Ericsson has launched a commercial 5G network slicing product for radio access networks (RAN). The Swedish company says its 5G RAN Slicing allocates radio resources based on dynamic partitioning, which delivers 1 millisecond scheduling.
The RAN slicing technology is an important element for end-to-end network slicing, which must work across the core, RAN, edge and transport networks to provide a dedicated slice that can be offered to service providers or enterprise customers.
The hope is that network slicing will unlock some revenue opportunities from 5G, something the industry hasn’t seen much of from consumer mobile connections.
Possible network slicing target markets include in-car connectivity, industrial networks and healthcare.
Ericsson says it already has ongoing 5G network slicing engagements across the globe involving use cases for the consumer segment and industry verticals such as video-assisted remote surgery, media for sports-event streaming, cloud gaming, smart cities and applications for public safety.
Per Narvinger, Ericsson’s head of product area networks, said in a statement, “Ericsson 5G RAN Slicing dynamically optimizes radio resources. What makes our solution distinct is that it boosts end-to-end management and orchestration support for fast and efficient service delivery.”
Ericsson didn’t confirm the names of any service providers that are using its network slicing, but it did provide quotes from some operators, which is an indication that they’re using Ericsson’s technology.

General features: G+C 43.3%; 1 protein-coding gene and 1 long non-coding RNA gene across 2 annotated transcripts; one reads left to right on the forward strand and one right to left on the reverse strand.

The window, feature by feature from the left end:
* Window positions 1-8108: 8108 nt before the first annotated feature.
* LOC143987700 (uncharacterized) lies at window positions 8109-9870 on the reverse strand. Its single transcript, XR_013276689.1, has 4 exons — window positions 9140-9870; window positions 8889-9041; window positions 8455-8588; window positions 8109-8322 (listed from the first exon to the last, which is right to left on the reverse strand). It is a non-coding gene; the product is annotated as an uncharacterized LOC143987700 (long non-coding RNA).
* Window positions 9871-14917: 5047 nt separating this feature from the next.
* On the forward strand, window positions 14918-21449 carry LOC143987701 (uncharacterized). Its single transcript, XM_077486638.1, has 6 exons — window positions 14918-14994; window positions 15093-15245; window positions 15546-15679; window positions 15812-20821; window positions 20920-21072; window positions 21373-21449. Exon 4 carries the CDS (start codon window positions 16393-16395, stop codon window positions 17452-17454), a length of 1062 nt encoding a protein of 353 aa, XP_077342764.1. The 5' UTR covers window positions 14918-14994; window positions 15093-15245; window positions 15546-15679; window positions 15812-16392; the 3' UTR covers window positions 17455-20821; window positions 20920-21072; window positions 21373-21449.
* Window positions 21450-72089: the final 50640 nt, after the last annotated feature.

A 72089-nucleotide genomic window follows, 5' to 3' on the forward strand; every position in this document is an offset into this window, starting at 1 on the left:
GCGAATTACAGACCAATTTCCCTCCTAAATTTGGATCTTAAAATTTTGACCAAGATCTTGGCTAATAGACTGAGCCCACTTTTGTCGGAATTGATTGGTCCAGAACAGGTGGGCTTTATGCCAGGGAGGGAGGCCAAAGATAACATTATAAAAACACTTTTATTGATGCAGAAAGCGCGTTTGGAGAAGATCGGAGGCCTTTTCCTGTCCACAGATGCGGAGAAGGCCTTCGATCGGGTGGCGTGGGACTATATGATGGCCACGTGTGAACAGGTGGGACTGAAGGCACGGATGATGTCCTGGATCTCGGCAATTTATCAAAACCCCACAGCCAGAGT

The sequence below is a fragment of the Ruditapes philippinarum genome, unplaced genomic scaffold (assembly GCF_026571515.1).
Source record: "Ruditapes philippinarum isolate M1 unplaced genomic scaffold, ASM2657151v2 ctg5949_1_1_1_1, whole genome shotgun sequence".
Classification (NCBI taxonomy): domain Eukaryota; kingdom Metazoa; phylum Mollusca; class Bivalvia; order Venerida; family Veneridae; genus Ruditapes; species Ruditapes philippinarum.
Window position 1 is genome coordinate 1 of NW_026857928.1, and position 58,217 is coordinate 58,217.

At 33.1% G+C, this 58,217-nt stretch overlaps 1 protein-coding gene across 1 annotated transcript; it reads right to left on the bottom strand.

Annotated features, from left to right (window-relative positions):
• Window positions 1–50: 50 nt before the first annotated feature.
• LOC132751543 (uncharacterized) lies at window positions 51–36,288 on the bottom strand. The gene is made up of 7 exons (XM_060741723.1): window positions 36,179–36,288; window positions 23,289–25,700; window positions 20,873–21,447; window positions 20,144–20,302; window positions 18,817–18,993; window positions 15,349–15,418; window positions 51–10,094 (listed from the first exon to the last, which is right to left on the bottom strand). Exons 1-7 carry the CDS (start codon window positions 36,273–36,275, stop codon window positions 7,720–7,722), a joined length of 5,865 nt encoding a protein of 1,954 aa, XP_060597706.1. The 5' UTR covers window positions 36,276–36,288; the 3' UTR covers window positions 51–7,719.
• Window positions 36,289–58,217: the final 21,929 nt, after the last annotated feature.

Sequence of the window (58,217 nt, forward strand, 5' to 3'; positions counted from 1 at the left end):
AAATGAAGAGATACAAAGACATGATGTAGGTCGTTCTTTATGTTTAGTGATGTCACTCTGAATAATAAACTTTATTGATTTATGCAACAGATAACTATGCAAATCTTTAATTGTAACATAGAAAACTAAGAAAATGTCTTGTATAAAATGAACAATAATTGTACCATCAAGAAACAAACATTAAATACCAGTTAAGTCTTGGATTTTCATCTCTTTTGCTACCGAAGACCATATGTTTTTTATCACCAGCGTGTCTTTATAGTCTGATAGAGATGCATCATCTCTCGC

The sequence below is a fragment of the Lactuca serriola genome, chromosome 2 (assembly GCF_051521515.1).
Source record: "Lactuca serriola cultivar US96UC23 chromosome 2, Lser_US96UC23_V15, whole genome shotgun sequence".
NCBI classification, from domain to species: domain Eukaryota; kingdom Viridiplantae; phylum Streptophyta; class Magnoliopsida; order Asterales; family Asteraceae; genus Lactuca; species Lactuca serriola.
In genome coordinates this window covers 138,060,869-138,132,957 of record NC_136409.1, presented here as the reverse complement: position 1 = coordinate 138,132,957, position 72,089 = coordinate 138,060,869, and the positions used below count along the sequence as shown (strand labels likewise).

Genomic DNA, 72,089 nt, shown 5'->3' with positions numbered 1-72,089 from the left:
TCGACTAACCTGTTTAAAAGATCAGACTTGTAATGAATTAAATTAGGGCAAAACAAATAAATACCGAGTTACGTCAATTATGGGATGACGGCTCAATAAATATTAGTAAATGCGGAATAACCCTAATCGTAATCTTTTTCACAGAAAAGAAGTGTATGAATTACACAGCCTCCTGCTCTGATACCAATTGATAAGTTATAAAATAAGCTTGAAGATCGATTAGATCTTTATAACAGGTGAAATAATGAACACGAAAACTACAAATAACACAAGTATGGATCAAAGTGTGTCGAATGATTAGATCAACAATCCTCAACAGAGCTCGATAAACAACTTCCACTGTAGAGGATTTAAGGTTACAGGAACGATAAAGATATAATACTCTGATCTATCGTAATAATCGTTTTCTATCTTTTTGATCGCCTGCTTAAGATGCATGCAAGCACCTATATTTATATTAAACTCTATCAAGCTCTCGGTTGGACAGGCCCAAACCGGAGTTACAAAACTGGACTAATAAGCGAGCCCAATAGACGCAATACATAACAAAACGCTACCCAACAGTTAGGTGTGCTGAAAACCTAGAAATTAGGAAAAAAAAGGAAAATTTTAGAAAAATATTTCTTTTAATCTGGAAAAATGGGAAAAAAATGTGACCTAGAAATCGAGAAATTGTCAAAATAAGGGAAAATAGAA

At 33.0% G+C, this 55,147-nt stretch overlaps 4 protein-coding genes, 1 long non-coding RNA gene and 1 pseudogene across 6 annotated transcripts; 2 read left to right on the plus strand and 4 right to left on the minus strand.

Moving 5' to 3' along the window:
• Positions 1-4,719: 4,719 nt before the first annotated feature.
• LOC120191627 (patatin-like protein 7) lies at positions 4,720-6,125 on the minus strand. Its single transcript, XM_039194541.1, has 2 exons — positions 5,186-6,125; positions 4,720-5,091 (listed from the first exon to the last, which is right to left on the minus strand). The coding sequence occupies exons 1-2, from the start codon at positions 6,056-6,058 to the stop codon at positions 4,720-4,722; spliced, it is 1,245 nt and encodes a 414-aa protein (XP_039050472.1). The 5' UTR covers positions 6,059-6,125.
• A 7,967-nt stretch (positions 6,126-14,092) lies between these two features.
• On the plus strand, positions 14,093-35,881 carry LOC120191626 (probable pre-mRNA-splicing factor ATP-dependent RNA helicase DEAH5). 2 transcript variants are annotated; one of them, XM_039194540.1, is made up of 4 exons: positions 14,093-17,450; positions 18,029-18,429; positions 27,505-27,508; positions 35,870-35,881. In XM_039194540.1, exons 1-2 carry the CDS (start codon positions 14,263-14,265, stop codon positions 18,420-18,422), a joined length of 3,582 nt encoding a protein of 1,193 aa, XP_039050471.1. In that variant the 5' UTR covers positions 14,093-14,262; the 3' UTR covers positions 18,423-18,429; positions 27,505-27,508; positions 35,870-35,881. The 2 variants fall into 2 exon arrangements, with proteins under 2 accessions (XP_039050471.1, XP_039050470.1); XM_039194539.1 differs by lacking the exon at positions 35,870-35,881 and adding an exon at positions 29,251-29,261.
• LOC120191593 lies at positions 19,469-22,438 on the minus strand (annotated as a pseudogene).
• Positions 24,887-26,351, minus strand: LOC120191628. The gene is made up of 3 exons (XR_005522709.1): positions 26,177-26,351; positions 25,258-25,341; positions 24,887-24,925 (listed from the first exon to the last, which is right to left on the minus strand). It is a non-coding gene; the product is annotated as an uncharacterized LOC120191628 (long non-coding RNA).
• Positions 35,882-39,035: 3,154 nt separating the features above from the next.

Toshikazu Yokai, chief director of mobile technology at KDDI, said: “End-to-end slicing is key to monetizing 5G investment, and RAN slicing will help make that happen.”
In December 2020, KDDI said it will use Ericsson’s cloud-native, dual-mode 5G core to launch standalone 5G services in its network in Japan.
Swisscom’s head of mobile and mass market communications Mark Düsener said today: “We’re gearing up for the next stage of 5G where we expect to apply end-to-end network slicing…. We will be able to provide communications for diverse 5G applications such as public safety or mobile private networks.”
Ericsson’s biggest competitor, Nokia, is also forging ahead with network slicing. In October 2020, Nokia announced it had added new automation capabilities for 4G and 5G network slicing, aimed at speeding up the time it takes for operators to deliver services and create or change slices.
The GSMA predicts the addressable market for network slicing in the enterprise segment will hit $300 billion by 2025.
In order to make network slicing work, operators will also need to address it within their transport networks.
In late 2020, Dish Wireless Chief Network Officer Marc Rouanne said Dish has a big advantage because it’s building a greenfield network, so it can incorporate network slicing technologies right from the get-go. Dish is working with Ciena’s Blue Planet for its inventory management and service-order fulfillment software to help Dish advance its network slicing ambitions.